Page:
UK & World News
Nick Clegg: 'It Has Been A Massive Setback'
Nick Clegg has insisted he will not stand aside despite an opinion poll suggesting he could lose his Sheffield Hallam seat at the General Election.
The Deputy Prime Minister said he had failed to make his case on Europe and that he accepted the voters' verdict at the ballot box in last week's local and European elections.
However, he refused to pull out of the coalition, refused to step aside and said he would continue to make the case for Britain's role as part of the European Union.
Speaking after his first public event since the elections, Mr Clegg said he would welcome an in-out referendum on Britain's membership of the EU but only if there was a transfer of powers to Brussels.
He said stepping down ahead of the 2015 vote was not the right thing to do and that the Liberal Democrats were about to "be vindicated in terms of delivering the economic recovery that we came into Government to deliver".
He added: "I admit it has been a massive setback for us last week but we were right to stick to our values and right to seek to make that case because no one else was doing it and no one else is doing it in British politics."
The ICM poll, which was commissioned by Lib Dem peer Lord Oakeshott, puts the party behind both Labour (20%) and the Conservatives (16%) on 15% were the General Election to be held tomorrow in Mr Clegg's Sheffield Hallam constituency.
Business Secretary Vince Cable condemned the peer, calling his actions "totally inexcusable and unacceptable".
Mr Cable added: "I have made it very clear repeatedly that he does not speak or act for me.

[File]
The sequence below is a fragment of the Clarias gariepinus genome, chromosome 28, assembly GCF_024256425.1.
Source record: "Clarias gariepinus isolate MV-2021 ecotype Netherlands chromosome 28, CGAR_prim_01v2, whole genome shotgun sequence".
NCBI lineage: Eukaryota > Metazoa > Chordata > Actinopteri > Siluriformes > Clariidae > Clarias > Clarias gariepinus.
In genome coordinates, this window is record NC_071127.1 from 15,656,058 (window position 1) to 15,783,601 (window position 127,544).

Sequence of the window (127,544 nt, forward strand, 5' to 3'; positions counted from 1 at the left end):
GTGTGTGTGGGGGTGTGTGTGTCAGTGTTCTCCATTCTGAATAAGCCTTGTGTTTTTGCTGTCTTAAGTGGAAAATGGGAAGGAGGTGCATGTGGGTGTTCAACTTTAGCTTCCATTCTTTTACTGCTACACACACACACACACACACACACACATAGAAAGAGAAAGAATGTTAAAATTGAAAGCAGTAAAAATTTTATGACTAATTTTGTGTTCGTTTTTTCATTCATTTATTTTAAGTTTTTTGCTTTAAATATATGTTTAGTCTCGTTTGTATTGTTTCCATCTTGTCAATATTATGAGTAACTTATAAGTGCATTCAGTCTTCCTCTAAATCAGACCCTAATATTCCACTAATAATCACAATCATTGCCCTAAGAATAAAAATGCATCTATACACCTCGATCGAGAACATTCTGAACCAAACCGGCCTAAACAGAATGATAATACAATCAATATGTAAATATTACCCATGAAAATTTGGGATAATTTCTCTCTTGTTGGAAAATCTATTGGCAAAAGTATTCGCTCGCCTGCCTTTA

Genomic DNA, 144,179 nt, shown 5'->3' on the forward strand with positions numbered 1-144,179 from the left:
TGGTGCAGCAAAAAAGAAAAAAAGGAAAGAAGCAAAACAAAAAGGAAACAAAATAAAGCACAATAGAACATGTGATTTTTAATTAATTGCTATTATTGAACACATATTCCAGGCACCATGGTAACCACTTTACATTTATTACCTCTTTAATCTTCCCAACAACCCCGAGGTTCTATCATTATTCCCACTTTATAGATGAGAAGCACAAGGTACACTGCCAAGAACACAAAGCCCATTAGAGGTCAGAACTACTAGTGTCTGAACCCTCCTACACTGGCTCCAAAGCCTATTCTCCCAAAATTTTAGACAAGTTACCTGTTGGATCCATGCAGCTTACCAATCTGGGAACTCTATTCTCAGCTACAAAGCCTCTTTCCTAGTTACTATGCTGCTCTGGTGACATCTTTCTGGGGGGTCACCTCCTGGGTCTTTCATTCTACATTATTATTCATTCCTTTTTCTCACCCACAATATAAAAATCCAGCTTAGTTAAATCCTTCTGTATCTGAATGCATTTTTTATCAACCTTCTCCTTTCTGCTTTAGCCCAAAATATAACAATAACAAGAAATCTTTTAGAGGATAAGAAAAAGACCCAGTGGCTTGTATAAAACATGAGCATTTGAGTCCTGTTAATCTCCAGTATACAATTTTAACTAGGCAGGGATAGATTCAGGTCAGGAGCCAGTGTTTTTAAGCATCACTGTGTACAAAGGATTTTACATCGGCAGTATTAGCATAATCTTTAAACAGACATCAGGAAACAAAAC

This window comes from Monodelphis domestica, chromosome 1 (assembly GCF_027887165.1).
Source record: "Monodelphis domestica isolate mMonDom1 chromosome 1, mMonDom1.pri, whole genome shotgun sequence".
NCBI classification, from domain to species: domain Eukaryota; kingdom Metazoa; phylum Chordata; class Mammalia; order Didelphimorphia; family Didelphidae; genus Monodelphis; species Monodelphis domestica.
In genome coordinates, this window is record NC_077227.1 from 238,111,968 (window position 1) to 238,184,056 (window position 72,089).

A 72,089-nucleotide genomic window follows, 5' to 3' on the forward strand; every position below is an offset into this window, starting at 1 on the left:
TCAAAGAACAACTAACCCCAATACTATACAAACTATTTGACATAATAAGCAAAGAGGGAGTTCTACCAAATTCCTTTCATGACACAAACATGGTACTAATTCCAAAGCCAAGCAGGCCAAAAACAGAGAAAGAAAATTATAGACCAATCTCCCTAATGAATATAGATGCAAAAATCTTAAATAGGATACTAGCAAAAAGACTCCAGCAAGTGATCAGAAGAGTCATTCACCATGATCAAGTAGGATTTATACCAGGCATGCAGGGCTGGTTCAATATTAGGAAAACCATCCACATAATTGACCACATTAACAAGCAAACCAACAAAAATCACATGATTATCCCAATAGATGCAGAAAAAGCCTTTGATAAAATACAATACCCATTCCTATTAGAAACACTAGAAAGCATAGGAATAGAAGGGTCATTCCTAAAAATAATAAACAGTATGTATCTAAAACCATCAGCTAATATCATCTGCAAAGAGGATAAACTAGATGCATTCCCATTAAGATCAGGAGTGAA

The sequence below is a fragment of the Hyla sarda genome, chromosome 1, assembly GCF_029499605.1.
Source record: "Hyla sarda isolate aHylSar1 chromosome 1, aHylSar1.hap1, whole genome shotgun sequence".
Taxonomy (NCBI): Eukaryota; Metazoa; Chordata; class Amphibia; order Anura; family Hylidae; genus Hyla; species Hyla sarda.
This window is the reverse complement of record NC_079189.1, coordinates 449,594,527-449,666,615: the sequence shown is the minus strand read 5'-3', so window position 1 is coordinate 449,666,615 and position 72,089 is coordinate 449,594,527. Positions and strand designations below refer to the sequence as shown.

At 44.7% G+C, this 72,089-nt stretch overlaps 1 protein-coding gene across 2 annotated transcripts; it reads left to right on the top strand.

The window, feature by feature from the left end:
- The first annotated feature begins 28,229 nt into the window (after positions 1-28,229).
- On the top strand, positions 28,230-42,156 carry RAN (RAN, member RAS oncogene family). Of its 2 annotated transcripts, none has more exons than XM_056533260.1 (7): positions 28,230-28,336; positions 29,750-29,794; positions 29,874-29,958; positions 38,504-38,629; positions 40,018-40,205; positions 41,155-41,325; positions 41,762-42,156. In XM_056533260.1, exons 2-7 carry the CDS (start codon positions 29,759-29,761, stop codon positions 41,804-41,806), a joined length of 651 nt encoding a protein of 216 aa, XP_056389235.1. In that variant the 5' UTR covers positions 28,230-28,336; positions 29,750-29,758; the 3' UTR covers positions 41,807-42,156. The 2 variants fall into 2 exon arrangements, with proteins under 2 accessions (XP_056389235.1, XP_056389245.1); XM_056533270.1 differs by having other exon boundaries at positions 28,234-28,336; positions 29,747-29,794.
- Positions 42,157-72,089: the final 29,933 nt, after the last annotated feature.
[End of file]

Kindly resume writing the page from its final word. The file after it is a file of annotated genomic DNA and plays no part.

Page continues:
"Commissioning and publishing polls without the consent of the Member of Parliament, as in the case of Sheffield Hallam, is utterly reprehensible."
It comes as local party activists are meeting in an attempt to try to oust Mr Clegg and trigger a leadership contest - they would need the backing of 75 local parties for this to happen.
David Cameron's spokesman said on Tuesday morning that the Prime Minister backed his deputy. He said: "This is a strong coalition pursuing it's long term economic plan.
"The Prime Minister is committed to the coalition and securing the economic recovery. The Prime Minister is intent on working with coalition and with the Deputy Prime Minister to securing the economy recovery."
Mr Clegg has also won backing and support from the former prime minister Tony Blair.
Mr Blair told the Radio 4 Today Programme on Tuesday morning: "To be fair to Nick Clegg - and I don't want to damage him by saying this - I think over the past few years he has shown quite a lot of leadership and courage."
The poll of four Lib Dem seats suggested the party would also lose Cambridge, Redcar and Wells. It also suggested the party could do better under Mr Cable or Danny Alexander, but neither would offer enough of a boost to save any of the four seats.
A Liberal Democrat spokesman tweeted the poll had "clearly been commissioned and leaked for political purposes."
"It bears no relation to the result on Thursday night. Lib Dems secured 38.7% of the vote across Sheffield Hallam, Lab 23.6%, Tories 10.7%."
Lib Dem MP John Pugh told Sky News he would prefer to see Mr Cable lead the party because he was more popular with voters.
But the Business Secretary pledged his loyalty during a visit to China, saying: "There is no leadership issue. Now is not the time for infighting and introspection. The party must hold its nerve."
More than 300 Lib Dems, including councillors and candidates, have called on Mr Clegg to step down for the sake of his party.